- June 28, 2018; 13.15-15.00; Muntstraat 2a, Room 1.11
- May 22, 2018; 17.00 - 19.00, Janskerkhof 13, Room 006; Utrecht University
- April 9, 2018; 15.15 - 17.00, Ravenstijnzaal (KNG 80), Utrecht University
Whose Memory, Whose Justice? Memory Studies & Transitional Justice. Seminar with Nicole Immler
- February 26, 2018; 15.15 - 17.00; Ravenstijnzaal (KNG 80) Utrecht University
The Netherlands is haunted by its colonial past. The ‘widows from Rawagede’
have become the epitome of the colonial desaster. Their husbands were executed by Dutch military during the decolonisation war in Indonesia (1947). In a landmark decision at the Civil Court in The Hague they won against the Dutch state and received an apology and compensation. Paying for historical injustice has become a trend. But what do we know about these widows? Whose memory and whose justice are we talking about? Last year the National Military Museum in Soest displayed a small foto exhibition called ‘The Widows’
), with portraits of documentary photographer Suzanne Liem and interviews from my research project, entiteld Narrated Injustice
. Together we went to Indoensia to get to know more about the widows and their families and the troubles caused by those monetary compensations. The exhibition is an intervention in a public space that is interrelated with the Dutch ministry of defence, a key agent in determining how the colonial past is publicly discussed. I will share some experiences from the field research and of making this exhibition; addressing also some more general assumptions in the Memory and Transitional Justice field.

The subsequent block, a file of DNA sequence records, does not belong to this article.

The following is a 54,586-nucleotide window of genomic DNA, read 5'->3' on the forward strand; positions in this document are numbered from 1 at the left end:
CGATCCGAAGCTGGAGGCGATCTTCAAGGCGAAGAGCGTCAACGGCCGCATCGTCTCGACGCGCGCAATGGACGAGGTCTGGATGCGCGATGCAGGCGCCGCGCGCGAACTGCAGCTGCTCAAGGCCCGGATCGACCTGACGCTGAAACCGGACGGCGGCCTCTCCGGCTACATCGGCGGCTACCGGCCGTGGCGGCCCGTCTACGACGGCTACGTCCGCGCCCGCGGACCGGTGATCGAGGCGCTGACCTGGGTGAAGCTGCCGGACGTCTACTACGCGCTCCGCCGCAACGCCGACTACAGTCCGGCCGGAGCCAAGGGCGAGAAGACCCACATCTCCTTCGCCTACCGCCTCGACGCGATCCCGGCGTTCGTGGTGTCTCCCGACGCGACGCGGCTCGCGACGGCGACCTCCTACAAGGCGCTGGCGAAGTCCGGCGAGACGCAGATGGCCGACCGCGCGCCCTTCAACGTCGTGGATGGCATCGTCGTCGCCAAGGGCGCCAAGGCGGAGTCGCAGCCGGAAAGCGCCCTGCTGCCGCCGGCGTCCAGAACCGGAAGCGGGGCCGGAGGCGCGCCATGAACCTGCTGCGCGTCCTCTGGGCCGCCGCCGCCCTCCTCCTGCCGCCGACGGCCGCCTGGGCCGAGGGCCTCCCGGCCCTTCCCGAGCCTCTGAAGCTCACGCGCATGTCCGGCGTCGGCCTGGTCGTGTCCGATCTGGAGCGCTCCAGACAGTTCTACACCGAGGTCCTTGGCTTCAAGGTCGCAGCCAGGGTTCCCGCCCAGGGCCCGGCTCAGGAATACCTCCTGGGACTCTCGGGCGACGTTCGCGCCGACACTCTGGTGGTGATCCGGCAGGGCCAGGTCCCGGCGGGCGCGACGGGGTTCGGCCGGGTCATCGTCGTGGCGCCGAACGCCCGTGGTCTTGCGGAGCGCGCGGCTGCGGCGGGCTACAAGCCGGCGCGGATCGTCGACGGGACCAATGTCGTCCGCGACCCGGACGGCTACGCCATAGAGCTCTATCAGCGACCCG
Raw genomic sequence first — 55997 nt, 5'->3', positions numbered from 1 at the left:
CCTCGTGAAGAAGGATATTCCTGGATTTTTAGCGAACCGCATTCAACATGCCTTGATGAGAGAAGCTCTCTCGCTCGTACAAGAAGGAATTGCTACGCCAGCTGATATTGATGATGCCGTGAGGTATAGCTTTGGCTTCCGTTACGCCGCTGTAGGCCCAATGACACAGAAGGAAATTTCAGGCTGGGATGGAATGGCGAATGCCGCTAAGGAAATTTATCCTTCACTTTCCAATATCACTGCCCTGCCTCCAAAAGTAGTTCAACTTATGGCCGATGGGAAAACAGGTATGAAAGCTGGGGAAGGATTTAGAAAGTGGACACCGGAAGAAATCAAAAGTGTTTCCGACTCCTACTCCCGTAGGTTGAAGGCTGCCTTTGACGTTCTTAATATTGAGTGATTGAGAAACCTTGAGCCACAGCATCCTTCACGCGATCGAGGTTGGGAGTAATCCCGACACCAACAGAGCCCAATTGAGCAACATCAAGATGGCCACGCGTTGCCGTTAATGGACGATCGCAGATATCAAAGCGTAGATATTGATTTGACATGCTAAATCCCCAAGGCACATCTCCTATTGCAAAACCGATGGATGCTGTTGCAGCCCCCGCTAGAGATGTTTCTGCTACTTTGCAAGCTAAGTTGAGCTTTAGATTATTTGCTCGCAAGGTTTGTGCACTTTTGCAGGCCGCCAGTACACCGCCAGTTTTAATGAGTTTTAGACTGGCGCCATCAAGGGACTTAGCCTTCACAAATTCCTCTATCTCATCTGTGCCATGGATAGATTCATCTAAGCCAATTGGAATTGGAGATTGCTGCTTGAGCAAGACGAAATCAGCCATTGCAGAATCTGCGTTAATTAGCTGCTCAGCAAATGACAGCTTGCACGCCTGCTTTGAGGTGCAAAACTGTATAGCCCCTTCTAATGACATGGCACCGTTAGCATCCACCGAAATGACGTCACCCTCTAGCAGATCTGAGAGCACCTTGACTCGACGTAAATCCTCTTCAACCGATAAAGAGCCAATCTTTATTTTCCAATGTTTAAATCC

Nicole L. Immler
is Associate Professor in the Department of Globalisation and Dialogue Studies at the University of Humanistic Studies in Utrecht. Before that she was a Marie Curie Fellow in the research program ‘Understanding the Age of Transitional Justice: Narratives in a Historical Perspective’ at the NIOD Institute for War, Holocaust and Genocide Studies in Amsterdam. Her dissertation was on 'Das Familiengedächtnis der Wittgensteins'
, a (meta)biographical study of Ludwig Wittgenstein and the concept of family memory. Her Post-Doc project, 'The Afterlife of Restitution
', explored the significance and the intergenerational dynamics of the Austrian compensation politics on NS-victims and their families. Her current research 'Narrated (In)justice
' explores how post-war and post-colonial memories in the Netherlands interact and how a new legal claim culture on questions of recognition is developing.